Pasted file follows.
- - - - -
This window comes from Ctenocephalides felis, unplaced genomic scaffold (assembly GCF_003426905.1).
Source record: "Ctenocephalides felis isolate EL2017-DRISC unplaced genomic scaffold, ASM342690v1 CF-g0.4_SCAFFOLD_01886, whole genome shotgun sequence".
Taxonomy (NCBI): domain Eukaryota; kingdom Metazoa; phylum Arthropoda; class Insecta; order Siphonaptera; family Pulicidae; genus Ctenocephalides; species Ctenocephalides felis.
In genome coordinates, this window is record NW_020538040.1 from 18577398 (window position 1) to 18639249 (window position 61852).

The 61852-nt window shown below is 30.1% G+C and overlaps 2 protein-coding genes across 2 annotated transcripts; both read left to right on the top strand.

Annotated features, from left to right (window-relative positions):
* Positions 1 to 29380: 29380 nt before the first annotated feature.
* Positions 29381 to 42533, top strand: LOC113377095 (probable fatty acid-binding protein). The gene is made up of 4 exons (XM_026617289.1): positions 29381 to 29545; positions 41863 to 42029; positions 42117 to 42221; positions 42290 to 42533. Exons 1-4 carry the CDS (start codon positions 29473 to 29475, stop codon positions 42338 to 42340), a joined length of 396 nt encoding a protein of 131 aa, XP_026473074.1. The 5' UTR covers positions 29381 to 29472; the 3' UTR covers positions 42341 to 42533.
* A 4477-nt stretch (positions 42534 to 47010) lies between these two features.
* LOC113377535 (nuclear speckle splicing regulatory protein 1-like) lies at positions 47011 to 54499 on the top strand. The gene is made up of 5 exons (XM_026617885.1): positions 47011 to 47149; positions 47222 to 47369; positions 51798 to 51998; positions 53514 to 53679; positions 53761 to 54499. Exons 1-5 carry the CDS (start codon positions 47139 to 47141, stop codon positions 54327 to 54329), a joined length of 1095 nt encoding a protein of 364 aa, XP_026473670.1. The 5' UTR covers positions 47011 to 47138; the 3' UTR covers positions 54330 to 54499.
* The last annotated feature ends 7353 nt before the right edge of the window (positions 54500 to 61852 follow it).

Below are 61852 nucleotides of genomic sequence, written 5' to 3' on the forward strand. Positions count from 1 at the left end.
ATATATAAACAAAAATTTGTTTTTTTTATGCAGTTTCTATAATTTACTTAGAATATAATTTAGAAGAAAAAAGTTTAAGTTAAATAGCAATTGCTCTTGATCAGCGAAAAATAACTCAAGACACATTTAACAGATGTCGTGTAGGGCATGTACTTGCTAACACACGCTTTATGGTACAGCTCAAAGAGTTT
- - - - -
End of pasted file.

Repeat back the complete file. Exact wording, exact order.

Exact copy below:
This window comes from Ctenocephalides felis, unplaced genomic scaffold (assembly GCF_003426905.1).
Source record: "Ctenocephalides felis isolate EL2017-DRISC unplaced genomic scaffold, ASM342690v1 CF-g0.4_SCAFFOLD_01886, whole genome shotgun sequence".
Taxonomy (NCBI): domain Eukaryota; kingdom Metazoa; phylum Arthropoda; class Insecta; order Siphonaptera; family Pulicidae; genus Ctenocephalides; species Ctenocephalides felis.
In genome coordinates, this window is record NW_020538040.1 from 18577398 (window position 1) to 18639249 (window position 61852).

The 61852-nt window shown below is 30.1% G+C and overlaps 2 protein-coding genes across 2 annotated transcripts; both read left to right on the top strand.

Annotated features, from left to right (window-relative positions):
* Positions 1 to 29380: 29380 nt before the first annotated feature.
* Positions 29381 to 42533, top strand: LOC113377095 (probable fatty acid-binding protein). The gene is made up of 4 exons (XM_026617289.1): positions 29381 to 29545; positions 41863 to 42029; positions 42117 to 42221; positions 42290 to 42533. Exons 1-4 carry the CDS (start codon positions 29473 to 29475, stop codon positions 42338 to 42340), a joined length of 396 nt encoding a protein of 131 aa, XP_026473074.1. The 5' UTR covers positions 29381 to 29472; the 3' UTR covers positions 42341 to 42533.
* A 4477-nt stretch (positions 42534 to 47010) lies between these two features.
* LOC113377535 (nuclear speckle splicing regulatory protein 1-like) lies at positions 47011 to 54499 on the top strand. The gene is made up of 5 exons (XM_026617885.1): positions 47011 to 47149; positions 47222 to 47369; positions 51798 to 51998; positions 53514 to 53679; positions 53761 to 54499. Exons 1-5 carry the CDS (start codon positions 47139 to 47141, stop codon positions 54327 to 54329), a joined length of 1095 nt encoding a protein of 364 aa, XP_026473670.1. The 5' UTR covers positions 47011 to 47138; the 3' UTR covers positions 54330 to 54499.
* The last annotated feature ends 7353 nt before the right edge of the window (positions 54500 to 61852 follow it).

Below are 61852 nucleotides of genomic sequence, written 5' to 3' on the forward strand. Positions count from 1 at the left end.
ATATATAAACAAAAATTTGTTTTTTTTATGCAGTTTCTATAATTTACTTAGAATATAATTTAGAAGAAAAAAGTTTAAGTTAAATAGCAATTGCTCTTGATCAGCGAAAAATAACTCAAGACACATTTAACAGATGTCGTGTAGGGCATGTACTTGCTAACACACGCTTTATGGTACAGCTCAAAGAGTTT